There is considerable evidence that school leaders find their work stressful and that, for many, this is impacting on their individual wellbeing. A study into the recruitment and retention of Scottish head teachers (MacBeath, 2012) found that only 9% of respondents felt their personal health and wellbeing was not a concern, while a US study of school principals in 2007 (Shields) found that 83% of respondents reported moderate to high levels of stress. Research from England, during the same period, found that the prevalence of work-related stress of head teachers was double that of the general population and that head teachers suffered significantly worse mental health than other managers and professionals (Phillips et al, 2008). This was mirrored in the 2017 Australian Principal Health and Wellbeing Survey, where school leaders were shown to experience 1.7 times the emotional demands and 1.6 times the burnout of the general population.
Until a decade ago, the conversation about school leader stress focused upon the heavy workload and long hours. This remains relevant with the England Workload Survey 2013, demonstrating that the average UK head teacher works 63.3 hours per week with 20% of their work being carried out at home. However, there is a much greater understanding today of the emotional demands of the role and the impact this can have on wellbeing. There is now much wider recognition that leading schools is an inherently emotional practice, primarily due to the people-centred nature of schools, placing relationships at the heart of the head teacher ́s role. Researchers have focused upon the pivotal position of the principal, around whom all relationships in school oscillate, in order to understand the emotional aspects of the role. The head teacher is an emotional conduit or buffer for the emotions of others, whose role it is to soak up the difficult or unwanted emotional states of the school community. Principals find themselves at a crossroads of different interests, acting as gatekeepers.
The nature of the leadership role, particularly in the high accountability climate of recent years, places high expectations on the leader, which can create fear and anxiety, rendering leaders vulnerable and insecure. This is compounded by the lonely nature of the school leader ́s role, with the necessary boundaries of leadership meaning that a degree of isolation is inevitable.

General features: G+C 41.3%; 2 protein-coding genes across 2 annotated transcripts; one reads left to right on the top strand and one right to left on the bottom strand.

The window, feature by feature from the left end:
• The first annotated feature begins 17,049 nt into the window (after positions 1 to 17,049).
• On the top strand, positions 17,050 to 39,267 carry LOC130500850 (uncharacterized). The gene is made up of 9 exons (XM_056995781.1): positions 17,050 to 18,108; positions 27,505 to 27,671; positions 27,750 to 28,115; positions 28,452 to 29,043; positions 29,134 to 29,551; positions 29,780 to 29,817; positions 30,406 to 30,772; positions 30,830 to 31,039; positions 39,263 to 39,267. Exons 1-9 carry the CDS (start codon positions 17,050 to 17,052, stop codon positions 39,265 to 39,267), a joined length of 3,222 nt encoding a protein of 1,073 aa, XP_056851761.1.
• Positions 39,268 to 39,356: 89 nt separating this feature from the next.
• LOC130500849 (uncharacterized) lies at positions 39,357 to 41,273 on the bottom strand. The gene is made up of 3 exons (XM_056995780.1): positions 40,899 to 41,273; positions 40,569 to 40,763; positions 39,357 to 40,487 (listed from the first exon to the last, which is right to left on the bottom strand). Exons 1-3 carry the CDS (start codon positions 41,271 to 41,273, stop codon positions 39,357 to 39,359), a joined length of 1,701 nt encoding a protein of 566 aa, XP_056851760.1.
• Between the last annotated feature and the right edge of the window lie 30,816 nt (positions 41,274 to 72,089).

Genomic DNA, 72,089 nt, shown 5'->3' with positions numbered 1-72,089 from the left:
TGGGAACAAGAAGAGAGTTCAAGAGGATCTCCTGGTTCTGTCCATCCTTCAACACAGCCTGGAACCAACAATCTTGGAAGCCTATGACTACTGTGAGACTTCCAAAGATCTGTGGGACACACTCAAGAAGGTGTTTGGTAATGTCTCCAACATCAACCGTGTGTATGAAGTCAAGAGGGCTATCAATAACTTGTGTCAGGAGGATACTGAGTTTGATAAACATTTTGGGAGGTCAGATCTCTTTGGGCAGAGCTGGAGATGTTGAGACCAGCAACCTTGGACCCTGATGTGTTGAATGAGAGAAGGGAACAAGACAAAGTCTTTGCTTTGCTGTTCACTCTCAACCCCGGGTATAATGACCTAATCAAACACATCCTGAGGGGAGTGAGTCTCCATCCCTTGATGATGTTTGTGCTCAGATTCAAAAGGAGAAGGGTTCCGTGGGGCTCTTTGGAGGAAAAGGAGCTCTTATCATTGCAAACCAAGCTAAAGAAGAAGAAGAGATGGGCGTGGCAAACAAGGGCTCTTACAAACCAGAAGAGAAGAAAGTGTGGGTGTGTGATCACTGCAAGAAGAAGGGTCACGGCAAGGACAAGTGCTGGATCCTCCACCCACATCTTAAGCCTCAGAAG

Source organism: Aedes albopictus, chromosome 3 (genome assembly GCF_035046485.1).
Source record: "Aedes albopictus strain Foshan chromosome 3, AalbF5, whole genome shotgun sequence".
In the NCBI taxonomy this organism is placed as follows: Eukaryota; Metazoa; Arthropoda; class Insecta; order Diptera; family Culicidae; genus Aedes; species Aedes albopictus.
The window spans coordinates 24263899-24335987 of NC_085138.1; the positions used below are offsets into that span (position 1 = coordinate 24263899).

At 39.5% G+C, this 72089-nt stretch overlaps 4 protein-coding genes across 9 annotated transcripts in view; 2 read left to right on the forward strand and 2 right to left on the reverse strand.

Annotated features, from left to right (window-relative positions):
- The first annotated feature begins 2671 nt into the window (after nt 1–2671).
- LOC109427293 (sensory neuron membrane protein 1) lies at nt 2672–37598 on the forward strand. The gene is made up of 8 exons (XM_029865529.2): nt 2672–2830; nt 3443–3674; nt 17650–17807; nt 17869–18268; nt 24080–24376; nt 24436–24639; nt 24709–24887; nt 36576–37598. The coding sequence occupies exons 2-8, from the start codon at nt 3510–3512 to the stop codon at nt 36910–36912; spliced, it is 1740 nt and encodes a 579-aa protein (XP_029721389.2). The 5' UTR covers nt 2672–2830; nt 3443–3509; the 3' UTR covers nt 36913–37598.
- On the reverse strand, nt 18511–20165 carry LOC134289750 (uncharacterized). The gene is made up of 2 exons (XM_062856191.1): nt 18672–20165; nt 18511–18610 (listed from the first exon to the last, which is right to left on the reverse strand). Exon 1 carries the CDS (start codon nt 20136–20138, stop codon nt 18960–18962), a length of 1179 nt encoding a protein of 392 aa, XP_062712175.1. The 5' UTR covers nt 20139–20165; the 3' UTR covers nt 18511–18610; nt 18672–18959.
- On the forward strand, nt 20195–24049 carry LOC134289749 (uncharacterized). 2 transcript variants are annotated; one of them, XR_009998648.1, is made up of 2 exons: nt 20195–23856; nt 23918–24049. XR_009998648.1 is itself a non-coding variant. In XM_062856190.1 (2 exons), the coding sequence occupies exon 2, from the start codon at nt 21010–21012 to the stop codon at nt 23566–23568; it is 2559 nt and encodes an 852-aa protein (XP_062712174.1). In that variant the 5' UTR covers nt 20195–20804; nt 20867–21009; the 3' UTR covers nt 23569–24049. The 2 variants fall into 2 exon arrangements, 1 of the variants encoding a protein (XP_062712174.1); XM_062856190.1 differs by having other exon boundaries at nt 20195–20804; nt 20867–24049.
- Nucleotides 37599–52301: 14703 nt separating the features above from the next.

The complexity and intensity of these experiences means that school leaders are confronted on a daily basis with a range of emotions, both their own and others, which need to be managed. A key part of the leadership role, therefore, concerns managing the emotions of others and ones self, involving emotional labour, as leaders manage their own emotional display by suppressing their feelings in order to emotionally support others or by faking positive emotions to raise the spirits of the community.
Suppression of emotion, to detach from one ́s true feelings, may be a crucial tool to enable school leaders to protect themselves from the emotional demands of the role but, over time, disengaging from the emotions they feel may make significant inroads into their sense of self, leading to them losing the capacity to regulate their feelings and causing emotive dissonance. Burying emotions can be very draining, leaving school leaders vulnerable to emotional exhaustion and burnout, as emotional resources become depleted.
School leaders are also vulnerable to sustaining wounds, caused by the emotional fall-out of day-to-day decision-making. This is compounded by an overdeveloped sense of personal responsibility that many principals feel, where they are unable to balance their own personal needs with those of the role, attempting to live up to the myth of the heroic leader while placing their health at risk.